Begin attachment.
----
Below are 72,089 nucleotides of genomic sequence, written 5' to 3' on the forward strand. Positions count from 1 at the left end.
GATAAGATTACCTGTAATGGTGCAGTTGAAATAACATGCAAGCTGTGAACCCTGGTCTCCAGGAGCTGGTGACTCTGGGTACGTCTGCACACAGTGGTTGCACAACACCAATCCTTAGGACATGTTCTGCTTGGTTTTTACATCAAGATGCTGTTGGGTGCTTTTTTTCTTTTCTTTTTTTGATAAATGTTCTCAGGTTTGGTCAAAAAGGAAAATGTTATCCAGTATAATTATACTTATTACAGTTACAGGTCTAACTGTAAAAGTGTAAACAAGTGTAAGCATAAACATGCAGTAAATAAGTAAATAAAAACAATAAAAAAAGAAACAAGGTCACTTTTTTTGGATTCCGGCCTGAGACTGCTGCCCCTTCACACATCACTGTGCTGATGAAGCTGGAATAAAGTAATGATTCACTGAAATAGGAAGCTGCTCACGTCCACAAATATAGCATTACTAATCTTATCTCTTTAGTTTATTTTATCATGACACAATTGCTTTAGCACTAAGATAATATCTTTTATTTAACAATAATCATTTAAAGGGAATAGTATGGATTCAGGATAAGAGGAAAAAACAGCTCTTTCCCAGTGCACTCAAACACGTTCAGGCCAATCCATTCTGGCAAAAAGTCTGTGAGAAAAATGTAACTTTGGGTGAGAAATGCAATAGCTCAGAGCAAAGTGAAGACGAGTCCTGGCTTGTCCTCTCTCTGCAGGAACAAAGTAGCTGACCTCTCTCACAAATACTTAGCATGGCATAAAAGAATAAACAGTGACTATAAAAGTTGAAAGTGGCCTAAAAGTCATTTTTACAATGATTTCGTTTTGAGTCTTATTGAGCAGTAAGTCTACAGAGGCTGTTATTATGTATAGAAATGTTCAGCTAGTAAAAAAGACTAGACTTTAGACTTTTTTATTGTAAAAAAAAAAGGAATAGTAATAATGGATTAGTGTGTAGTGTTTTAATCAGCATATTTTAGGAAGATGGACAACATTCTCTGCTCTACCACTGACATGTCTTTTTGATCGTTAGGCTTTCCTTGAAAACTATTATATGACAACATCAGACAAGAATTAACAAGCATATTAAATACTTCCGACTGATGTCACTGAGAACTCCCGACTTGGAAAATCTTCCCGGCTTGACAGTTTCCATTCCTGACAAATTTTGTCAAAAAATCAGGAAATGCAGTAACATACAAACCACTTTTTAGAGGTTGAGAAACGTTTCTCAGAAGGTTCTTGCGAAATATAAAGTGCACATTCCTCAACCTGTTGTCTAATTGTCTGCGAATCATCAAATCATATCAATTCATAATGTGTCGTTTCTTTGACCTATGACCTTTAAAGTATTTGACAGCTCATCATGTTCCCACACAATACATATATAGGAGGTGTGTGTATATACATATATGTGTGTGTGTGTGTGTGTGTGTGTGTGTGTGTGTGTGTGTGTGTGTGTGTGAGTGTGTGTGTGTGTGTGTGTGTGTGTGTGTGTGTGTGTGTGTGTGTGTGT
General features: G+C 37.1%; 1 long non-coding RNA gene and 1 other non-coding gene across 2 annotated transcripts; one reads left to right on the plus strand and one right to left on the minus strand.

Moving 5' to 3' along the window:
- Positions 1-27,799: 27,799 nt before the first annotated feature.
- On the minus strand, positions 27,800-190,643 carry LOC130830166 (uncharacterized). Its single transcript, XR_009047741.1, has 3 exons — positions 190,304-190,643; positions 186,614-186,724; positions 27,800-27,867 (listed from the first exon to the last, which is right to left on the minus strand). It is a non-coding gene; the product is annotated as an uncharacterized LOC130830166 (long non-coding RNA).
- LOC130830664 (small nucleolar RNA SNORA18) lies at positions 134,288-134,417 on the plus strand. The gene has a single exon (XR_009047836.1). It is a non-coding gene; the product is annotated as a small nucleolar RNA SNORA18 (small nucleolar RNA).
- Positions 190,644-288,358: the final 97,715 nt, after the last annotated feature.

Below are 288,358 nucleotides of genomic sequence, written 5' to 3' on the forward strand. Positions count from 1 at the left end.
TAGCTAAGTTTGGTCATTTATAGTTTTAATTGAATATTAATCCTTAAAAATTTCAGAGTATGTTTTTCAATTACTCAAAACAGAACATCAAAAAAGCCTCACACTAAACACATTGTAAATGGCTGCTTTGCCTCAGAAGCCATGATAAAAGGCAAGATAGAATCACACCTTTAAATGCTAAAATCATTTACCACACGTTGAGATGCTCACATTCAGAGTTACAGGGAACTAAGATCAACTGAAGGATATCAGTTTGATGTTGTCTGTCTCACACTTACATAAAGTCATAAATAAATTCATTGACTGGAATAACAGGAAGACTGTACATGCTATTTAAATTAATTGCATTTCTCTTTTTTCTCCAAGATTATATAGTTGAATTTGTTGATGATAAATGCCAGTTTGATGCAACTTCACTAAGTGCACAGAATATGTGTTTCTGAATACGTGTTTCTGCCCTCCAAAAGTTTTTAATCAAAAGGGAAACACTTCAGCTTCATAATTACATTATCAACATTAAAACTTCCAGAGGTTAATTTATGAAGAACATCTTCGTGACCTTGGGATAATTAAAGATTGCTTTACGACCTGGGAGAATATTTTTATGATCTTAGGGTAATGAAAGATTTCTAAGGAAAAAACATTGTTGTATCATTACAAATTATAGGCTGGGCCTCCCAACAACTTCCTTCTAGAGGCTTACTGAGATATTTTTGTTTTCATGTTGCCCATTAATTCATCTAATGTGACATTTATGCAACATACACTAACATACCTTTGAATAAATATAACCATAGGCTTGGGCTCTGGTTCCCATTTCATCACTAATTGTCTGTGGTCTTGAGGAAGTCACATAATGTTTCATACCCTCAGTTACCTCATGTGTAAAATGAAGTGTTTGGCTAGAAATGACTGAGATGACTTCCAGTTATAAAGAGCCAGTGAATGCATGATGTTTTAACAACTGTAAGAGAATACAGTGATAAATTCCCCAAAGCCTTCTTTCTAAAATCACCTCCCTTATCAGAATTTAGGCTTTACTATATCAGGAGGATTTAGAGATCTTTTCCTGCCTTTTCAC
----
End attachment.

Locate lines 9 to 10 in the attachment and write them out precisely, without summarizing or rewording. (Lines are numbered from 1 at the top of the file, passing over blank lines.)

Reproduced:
Below are 288,358 nucleotides of genomic sequence, written 5' to 3' on the forward strand. Positions count from 1 at the left end.
TAGCTAAGTTTGGTCATTTATAGTTTTAATTGAATATTAATCCTTAAAAATTTCAGAGTATGTTTTTCAATTACTCAAAACAGAACATCAAAAAAGCCTCACACTAAACACATTGTAAATGGCTGCTTTGCCTCAGAAGCCATGATAAAAGGCAAGATAGAATCACACCTTTAAATGCTAAAATCATTTACCACACGTTGAGATGCTCACATTCAGAGTTACAGGGAACTAAGATCAACTGAAGGATATCAGTTTGATGTTGTCTGTCTCACACTTACATAAAGTCATAAATAAATTCATTGACTGGAATAACAGGAAGACTGTACATGCTATTTAAATTAATTGCATTTCTCTTTTTTCTCCAAGATTATATAGTTGAATTTGTTGATGATAAATGCCAGTTTGATGCAACTTCACTAAGTGCACAGAATATGTGTTTCTGAATACGTGTTTCTGCCCTCCAAAAGTTTTTAATCAAAAGGGAAACACTTCAGCTTCATAATTACATTATCAACATTAAAACTTCCAGAGGTTAATTTATGAAGAACATCTTCGTGACCTTGGGATAATTAAAGATTGCTTTACGACCTGGGAGAATATTTTTATGATCTTAGGGTAATGAAAGATTTCTAAGGAAAAAACATTGTTGTATCATTACAAATTATAGGCTGGGCCTCCCAACAACTTCCTTCTAGAGGCTTACTGAGATATTTTTGTTTTCATGTTGCCCATTAATTCATCTAATGTGACATTTATGCAACATACACTAACATACCTTTGAATAAATATAACCATAGGCTTGGGCTCTGGTTCCCATTTCATCACTAATTGTCTGTGGTCTTGAGGAAGTCACATAATGTTTCATACCCTCAGTTACCTCATGTGTAAAATGAAGTGTTTGGCTAGAAATGACTGAGATGACTTCCAGTTATAAAGAGCCAGTGAATGCATGATGTTTTAACAACTGTAAGAGAATACAGTGATAAATTCCCCAAAGCCTTCTTTCTAAAATCACCTCCCTTATCAGAATTTAGGCTTTACTATATCAGGAGGATTTAGAGATCTTTTCCTGCCTTTTCAC